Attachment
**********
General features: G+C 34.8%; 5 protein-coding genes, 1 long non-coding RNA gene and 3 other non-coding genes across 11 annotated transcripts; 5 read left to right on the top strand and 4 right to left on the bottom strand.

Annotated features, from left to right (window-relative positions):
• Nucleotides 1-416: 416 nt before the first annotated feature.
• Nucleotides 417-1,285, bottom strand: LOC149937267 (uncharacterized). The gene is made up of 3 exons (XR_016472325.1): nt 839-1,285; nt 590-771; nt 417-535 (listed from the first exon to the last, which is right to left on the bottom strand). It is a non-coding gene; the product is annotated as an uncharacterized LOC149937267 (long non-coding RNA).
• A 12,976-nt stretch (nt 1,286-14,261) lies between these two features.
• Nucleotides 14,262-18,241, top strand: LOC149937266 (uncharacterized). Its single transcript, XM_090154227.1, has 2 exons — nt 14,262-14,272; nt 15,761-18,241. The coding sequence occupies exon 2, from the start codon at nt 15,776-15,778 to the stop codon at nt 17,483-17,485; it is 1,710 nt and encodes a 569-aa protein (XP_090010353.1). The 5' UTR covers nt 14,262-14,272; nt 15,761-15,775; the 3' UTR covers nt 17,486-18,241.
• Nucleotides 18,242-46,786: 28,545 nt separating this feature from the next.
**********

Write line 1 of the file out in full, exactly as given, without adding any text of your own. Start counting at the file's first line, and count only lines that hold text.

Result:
General features: G+C 34.8%; 5 protein-coding genes, 1 long non-coding RNA gene and 3 other non-coding genes across 11 annotated transcripts; 5 read left to right on the top strand and 4 right to left on the bottom strand.